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Bloomberg Quicktake: Now published this video item, entitled “Facebook’s Small Advertisers Say They’re Hurt by AI Lockouts” – below is their description.
Small advertisers that rely on Facebook to spread marketing messages are up in arms over the social network’s automated ad systems, complaining that inflexible account blocking tools and a lack of customer assistance are hurting business.
One digital marketer, Chris Raines, was setting up an advertising campaign on Facebook last week when his account abruptly stopped working. Raines uses his account to manage ads for clients’ Facebook Pages. Without it, he couldn’t do his job.
The lockout was a nuisance, but then Raines noticed something more concerning: A $3,000-per-day ad campaign that he’d set up for a client before his account was locked continued to run even though he could no longer manage it. Raines was spending his client’s money without any way to control how.
Raines tried to confirm his identity using Facebook Inc.’s automated systems, but received an error message. Eventually, he called the advertiser and asked if they would make his wife an administrator to the company-owned Facebook Page. Using her account, he was finally able to log in and manage the Facebook ads, which includes adjusting details like who sees the ad and how much to spend.
“The actual injury, especially for advertisers and marketers, is immense,” said Raines, who runs a digital media company called Bullhorn Media. “Had I not had that workaround, my business would have went away.”
As he investigated solutions, Raines started hearing about other ad buyers in the same position. Harrison Kugler, an independent digital media manager in New Jersey, was similarly locked out while running ads for his client, a local comedy club. It took him 26 hours to get his account back, during which he estimates he spent $200 in Facebook ads without his usual level of oversight. In New Zealand, marketing consultant Sam Frost was frozen out of his account, and there were no other administrators linked to some of the Facebook Pages running the ads. He spent “a couple hundred dollars” before he was allowed back in.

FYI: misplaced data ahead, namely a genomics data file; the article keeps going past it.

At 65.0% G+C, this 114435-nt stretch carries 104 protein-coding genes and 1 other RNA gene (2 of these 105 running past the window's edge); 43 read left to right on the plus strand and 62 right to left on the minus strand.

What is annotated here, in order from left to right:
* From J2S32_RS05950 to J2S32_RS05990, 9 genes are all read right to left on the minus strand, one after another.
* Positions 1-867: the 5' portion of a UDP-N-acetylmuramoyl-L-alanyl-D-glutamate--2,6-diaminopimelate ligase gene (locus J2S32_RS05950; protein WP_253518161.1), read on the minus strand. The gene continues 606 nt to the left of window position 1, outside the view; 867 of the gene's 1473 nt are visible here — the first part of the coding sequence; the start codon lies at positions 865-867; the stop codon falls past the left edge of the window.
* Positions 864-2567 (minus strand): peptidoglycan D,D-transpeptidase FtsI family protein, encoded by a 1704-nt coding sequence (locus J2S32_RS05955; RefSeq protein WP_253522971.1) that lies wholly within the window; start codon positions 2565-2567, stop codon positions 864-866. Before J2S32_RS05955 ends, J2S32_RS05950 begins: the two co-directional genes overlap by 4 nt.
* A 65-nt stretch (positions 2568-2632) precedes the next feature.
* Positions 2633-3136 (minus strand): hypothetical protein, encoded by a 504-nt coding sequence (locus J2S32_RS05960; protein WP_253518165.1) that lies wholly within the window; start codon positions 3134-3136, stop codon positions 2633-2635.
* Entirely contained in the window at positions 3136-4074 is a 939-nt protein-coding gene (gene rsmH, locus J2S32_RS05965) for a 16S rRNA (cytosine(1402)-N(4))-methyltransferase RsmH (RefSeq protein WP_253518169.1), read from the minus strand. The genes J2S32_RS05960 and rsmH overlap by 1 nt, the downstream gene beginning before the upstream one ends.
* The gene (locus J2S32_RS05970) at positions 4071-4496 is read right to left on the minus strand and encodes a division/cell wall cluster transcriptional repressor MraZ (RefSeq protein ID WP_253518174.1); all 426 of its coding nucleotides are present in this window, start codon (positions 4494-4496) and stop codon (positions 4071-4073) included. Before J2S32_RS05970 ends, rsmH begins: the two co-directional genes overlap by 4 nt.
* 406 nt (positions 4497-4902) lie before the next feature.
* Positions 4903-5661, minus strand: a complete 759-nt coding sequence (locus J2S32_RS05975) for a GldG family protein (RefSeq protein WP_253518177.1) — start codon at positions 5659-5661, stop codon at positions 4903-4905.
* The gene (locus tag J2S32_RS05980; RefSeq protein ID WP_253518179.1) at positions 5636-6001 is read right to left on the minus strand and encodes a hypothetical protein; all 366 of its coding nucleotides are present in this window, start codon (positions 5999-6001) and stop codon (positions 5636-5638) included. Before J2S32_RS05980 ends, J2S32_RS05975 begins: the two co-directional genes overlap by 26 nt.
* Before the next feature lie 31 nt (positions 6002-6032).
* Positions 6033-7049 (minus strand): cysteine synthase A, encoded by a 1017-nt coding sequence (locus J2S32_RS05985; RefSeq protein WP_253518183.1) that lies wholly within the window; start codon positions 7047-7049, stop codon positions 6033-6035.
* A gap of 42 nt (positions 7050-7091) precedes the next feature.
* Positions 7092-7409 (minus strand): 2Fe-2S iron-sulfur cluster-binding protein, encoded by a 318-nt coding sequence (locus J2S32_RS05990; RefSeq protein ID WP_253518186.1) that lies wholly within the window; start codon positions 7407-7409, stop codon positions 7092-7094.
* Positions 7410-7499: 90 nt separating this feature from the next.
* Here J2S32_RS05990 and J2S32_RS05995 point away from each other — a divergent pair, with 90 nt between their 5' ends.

“It’s not a king’s ransom, but it’s more the fact that to some businesses that might be a huge amount of money,” Frost says. “I don’t see any other business that would be able to get away with it.”
As Facebook has increasingly relied on automated tools to help rid its service of bad actors and inappropriate content, many rule-following users are complaining about being caught in Facebook’s net. Last month, some small business owners were shocked to find seemingly innocent holiday ads caught in Facebook filters, hurting their business during the most important time of the year. Users have created a number of Change.org petitions over the years asking Facebook for better customer service, including one started this fall that now has more than 800 signatures.
Unlike buying a TV commercial or a billboard, Facebook ads require more hands-on attention. Many campaigns may include a number of ads with different images or language depending on who is being targeted. That specificity is the core benefit of advertising with Facebook. The company’s immense trove of user data enables advertisers to tailor messages to very specific audiences. If one ad is performing poorly, a plugged-in campaign manager might pull money from that ad and funnel it to a different one that’s getting a better response.
That’s impossible to do if you can’t access your Facebook account. “Would you be comfortable with someone having your credit card and the ability to spend on that credit card without any insight into what’s going on?” Frost asked.Bloomberg Quicktake: Now YouTube Channel
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